Friction of distance
Degree to which distance interferes with some interaction
Group of places linked together by some function's influence on them after diffusing from a central node; sometimes referred to as a nodal region.
Geographic information system (GIS)
Computer program that stores geographic data and produces maps to show the data
Simplified version of what exists on the earth or what might exist in the future; helps a geographer search for answers on why patterns exist on the earth as they do,
Global positioning system (GPS)
System of satellites used to determine an exact location on the global grid
Circles formed on the surface of the earth by a plane that passes through the center of the earth. The equator and every line of longitude paired with its twin on the opposite side of the earth form great circles. Any arc of a great circle shows the shortest distance between two points on the earth's surface.
Greenwich mean time (GMT)
Baseline for time zones around the world, centered on the prime meridian; sometimes called Universal time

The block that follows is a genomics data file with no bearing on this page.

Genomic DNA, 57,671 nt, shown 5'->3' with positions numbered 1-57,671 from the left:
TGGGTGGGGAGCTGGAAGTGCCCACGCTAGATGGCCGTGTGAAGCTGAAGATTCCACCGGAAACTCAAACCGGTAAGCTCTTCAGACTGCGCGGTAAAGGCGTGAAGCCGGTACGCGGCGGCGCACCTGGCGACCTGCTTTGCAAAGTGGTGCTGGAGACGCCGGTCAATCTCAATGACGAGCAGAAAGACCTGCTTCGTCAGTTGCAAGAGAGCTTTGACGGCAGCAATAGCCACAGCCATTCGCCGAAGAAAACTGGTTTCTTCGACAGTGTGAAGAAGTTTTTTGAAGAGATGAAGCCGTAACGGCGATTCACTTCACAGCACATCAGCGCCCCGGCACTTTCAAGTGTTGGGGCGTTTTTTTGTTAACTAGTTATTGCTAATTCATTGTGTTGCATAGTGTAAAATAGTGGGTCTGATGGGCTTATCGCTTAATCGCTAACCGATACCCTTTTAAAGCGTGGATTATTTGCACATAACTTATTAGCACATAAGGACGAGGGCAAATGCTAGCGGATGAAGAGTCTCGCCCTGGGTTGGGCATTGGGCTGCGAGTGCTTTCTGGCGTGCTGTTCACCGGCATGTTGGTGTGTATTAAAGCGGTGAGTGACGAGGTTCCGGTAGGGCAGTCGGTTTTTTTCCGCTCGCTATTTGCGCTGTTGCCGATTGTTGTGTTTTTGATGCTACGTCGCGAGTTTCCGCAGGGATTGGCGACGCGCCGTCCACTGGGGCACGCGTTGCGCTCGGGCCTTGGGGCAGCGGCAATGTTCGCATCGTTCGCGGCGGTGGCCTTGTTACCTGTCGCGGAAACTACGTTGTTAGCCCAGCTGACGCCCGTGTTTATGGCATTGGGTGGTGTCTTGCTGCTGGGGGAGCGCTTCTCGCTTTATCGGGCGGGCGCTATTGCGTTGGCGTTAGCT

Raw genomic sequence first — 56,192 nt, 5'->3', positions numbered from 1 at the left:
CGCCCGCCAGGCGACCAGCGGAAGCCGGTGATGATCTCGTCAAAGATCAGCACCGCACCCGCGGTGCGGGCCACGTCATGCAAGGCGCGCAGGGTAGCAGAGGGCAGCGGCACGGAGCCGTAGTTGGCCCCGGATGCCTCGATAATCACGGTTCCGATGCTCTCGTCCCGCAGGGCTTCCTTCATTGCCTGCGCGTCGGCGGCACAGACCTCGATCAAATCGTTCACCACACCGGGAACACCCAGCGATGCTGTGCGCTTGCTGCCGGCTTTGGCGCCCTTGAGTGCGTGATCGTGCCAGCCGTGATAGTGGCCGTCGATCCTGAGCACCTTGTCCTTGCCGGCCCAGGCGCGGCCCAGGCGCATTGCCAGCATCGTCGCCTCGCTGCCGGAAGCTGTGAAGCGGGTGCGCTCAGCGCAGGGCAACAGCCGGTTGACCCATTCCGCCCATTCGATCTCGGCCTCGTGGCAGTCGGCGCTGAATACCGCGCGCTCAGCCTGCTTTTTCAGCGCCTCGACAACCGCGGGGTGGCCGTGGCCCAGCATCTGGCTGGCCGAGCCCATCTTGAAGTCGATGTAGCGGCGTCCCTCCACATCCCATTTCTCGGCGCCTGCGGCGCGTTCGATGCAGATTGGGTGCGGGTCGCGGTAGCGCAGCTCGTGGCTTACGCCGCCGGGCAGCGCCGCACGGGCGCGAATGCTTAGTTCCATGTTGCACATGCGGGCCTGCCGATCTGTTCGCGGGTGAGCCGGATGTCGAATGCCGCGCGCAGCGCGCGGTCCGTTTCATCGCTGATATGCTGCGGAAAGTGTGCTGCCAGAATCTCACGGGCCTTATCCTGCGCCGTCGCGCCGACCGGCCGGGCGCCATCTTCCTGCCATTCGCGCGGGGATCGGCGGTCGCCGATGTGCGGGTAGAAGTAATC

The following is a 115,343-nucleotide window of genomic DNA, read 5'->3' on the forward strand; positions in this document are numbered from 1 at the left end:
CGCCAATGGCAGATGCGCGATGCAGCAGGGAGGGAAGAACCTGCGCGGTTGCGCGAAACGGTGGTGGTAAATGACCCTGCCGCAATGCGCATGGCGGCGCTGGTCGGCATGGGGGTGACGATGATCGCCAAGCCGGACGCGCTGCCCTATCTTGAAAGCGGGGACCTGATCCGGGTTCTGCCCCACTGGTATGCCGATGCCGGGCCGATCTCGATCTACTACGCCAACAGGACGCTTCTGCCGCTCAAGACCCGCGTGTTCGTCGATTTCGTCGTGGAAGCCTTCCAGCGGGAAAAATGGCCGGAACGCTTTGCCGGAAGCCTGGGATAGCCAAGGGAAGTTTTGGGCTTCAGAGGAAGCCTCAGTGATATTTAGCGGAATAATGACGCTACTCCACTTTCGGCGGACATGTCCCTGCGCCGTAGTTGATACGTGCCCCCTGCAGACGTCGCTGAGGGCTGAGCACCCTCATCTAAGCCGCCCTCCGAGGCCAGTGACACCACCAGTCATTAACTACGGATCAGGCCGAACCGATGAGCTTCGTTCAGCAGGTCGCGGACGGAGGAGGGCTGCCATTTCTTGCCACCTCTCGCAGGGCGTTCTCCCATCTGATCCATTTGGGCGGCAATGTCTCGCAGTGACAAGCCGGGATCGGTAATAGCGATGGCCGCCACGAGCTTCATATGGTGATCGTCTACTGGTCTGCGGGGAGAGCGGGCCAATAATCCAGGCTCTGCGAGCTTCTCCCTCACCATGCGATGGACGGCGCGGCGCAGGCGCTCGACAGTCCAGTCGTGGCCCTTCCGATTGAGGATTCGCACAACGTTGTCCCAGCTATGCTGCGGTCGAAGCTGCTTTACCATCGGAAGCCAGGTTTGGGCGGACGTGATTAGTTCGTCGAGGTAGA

one theme of geography through which geographers analyze humans; impact on their environment and their environment's impact on them
Branch of geography primarily concerned with analyzing the structures, processes, and location of human creations and interactions with the earth.
Northwest, southwest, northeast, and southeast
Isoline thematic map
Map displaying lines that connect points of equal value; for example, a map showing elevation levels
Lines of latitude
Measured in degrees north and south from the equator, which is 0 degrees latitude. The North Pole is 90 degrees north latitude, and the South Pole is 90 degrees south latitude. Lines of latitude never intersect, so geographers often call lines of latitude parallels.